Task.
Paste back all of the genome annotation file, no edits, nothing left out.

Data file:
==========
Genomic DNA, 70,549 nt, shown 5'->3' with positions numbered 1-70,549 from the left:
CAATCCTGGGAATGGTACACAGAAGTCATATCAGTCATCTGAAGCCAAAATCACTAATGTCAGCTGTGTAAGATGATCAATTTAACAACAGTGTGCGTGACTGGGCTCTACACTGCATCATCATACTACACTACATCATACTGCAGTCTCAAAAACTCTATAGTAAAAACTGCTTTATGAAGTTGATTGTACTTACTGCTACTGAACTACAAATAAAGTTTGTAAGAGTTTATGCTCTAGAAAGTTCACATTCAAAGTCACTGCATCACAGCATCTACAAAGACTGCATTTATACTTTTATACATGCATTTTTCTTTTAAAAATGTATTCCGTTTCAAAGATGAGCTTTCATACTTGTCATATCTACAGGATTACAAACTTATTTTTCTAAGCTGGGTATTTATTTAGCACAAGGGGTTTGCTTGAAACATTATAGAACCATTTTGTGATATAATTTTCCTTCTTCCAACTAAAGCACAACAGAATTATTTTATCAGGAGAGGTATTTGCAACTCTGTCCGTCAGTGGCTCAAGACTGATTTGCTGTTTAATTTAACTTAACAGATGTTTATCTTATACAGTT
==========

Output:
Genomic DNA, 70,549 nt, shown 5'->3' with positions numbered 1-70,549 from the left:
CAATCCTGGGAATGGTACACAGAAGTCATATCAGTCATCTGAAGCCAAAATCACTAATGTCAGCTGTGTAAGATGATCAATTTAACAACAGTGTGCGTGACTGGGCTCTACACTGCATCATCATACTACACTACATCATACTGCAGTCTCAAAAACTCTATAGTAAAAACTGCTTTATGAAGTTGATTGTACTTACTGCTACTGAACTACAAATAAAGTTTGTAAGAGTTTATGCTCTAGAAAGTTCACATTCAAAGTCACTGCATCACAGCATCTACAAAGACTGCATTTATACTTTTATACATGCATTTTTCTTTTAAAAATGTATTCCGTTTCAAAGATGAGCTTTCATACTTGTCATATCTACAGGATTACAAACTTATTTTTCTAAGCTGGGTATTTATTTAGCACAAGGGGTTTGCTTGAAACATTATAGAACCATTTTGTGATATAATTTTCCTTCTTCCAACTAAAGCACAACAGAATTATTTTATCAGGAGAGGTATTTGCAACTCTGTCCGTCAGTGGCTCAAGACTGATTTGCTGTTTAATTTAACTTAACAGATGTTTATCTTATACAGTT